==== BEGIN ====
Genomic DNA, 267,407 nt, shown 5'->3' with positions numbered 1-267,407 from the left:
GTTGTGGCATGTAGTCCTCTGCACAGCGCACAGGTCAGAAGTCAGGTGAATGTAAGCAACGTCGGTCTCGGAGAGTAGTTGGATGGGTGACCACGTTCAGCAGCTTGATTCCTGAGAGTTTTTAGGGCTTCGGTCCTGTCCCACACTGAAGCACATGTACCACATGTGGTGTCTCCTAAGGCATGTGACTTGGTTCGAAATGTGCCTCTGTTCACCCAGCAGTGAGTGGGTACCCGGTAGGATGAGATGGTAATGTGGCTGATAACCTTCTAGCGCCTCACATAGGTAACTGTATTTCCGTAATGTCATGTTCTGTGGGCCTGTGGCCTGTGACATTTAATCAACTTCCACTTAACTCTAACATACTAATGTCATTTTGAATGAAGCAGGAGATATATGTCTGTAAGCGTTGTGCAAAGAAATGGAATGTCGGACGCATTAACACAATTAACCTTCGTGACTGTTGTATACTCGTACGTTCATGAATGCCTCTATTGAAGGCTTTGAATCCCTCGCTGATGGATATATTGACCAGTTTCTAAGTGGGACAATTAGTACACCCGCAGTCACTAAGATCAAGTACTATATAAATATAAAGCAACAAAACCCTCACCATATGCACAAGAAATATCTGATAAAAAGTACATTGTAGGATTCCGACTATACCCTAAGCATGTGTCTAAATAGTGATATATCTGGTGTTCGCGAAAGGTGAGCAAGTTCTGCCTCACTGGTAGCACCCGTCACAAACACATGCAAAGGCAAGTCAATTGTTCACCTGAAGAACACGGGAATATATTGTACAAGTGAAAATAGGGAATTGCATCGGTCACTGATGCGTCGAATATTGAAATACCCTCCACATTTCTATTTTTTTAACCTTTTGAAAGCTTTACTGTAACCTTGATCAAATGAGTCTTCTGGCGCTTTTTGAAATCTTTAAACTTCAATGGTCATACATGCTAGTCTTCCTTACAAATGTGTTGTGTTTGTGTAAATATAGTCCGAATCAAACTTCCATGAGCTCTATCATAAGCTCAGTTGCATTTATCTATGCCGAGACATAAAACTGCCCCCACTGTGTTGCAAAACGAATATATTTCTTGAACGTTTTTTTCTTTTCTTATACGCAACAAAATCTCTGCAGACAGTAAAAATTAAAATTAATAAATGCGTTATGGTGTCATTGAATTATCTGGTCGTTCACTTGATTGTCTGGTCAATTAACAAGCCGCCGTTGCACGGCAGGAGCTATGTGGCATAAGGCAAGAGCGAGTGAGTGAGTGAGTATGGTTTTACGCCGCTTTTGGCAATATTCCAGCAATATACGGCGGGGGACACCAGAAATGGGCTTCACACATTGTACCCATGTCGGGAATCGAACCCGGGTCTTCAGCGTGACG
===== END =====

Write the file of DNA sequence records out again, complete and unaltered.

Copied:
Genomic DNA, 267,407 nt, shown 5'->3' with positions numbered 1-267,407 from the left:
GTTGTGGCATGTAGTCCTCTGCACAGCGCACAGGTCAGAAGTCAGGTGAATGTAAGCAACGTCGGTCTCGGAGAGTAGTTGGATGGGTGACCACGTTCAGCAGCTTGATTCCTGAGAGTTTTTAGGGCTTCGGTCCTGTCCCACACTGAAGCACATGTACCACATGTGGTGTCTCCTAAGGCATGTGACTTGGTTCGAAATGTGCCTCTGTTCACCCAGCAGTGAGTGGGTACCCGGTAGGATGAGATGGTAATGTGGCTGATAACCTTCTAGCGCCTCACATAGGTAACTGTATTTCCGTAATGTCATGTTCTGTGGGCCTGTGGCCTGTGACATTTAATCAACTTCCACTTAACTCTAACATACTAATGTCATTTTGAATGAAGCAGGAGATATATGTCTGTAAGCGTTGTGCAAAGAAATGGAATGTCGGACGCATTAACACAATTAACCTTCGTGACTGTTGTATACTCGTACGTTCATGAATGCCTCTATTGAAGGCTTTGAATCCCTCGCTGATGGATATATTGACCAGTTTCTAAGTGGGACAATTAGTACACCCGCAGTCACTAAGATCAAGTACTATATAAATATAAAGCAACAAAACCCTCACCATATGCACAAGAAATATCTGATAAAAAGTACATTGTAGGATTCCGACTATACCCTAAGCATGTGTCTAAATAGTGATATATCTGGTGTTCGCGAAAGGTGAGCAAGTTCTGCCTCACTGGTAGCACCCGTCACAAACACATGCAAAGGCAAGTCAATTGTTCACCTGAAGAACACGGGAATATATTGTACAAGTGAAAATAGGGAATTGCATCGGTCACTGATGCGTCGAATATTGAAATACCCTCCACATTTCTATTTTTTTAACCTTTTGAAAGCTTTACTGTAACCTTGATCAAATGAGTCTTCTGGCGCTTTTTGAAATCTTTAAACTTCAATGGTCATACATGCTAGTCTTCCTTACAAATGTGTTGTGTTTGTGTAAATATAGTCCGAATCAAACTTCCATGAGCTCTATCATAAGCTCAGTTGCATTTATCTATGCCGAGACATAAAACTGCCCCCACTGTGTTGCAAAACGAATATATTTCTTGAACGTTTTTTTCTTTTCTTATACGCAACAAAATCTCTGCAGACAGTAAAAATTAAAATTAATAAATGCGTTATGGTGTCATTGAATTATCTGGTCGTTCACTTGATTGTCTGGTCAATTAACAAGCCGCCGTTGCACGGCAGGAGCTATGTGGCATAAGGCAAGAGCGAGTGAGTGAGTGAGTATGGTTTTACGCCGCTTTTGGCAATATTCCAGCAATATACGGCGGGGGACACCAGAAATGGGCTTCACACATTGTACCCATGTCGGGAATCGAACCCGGGTCTTCAGCGTGACG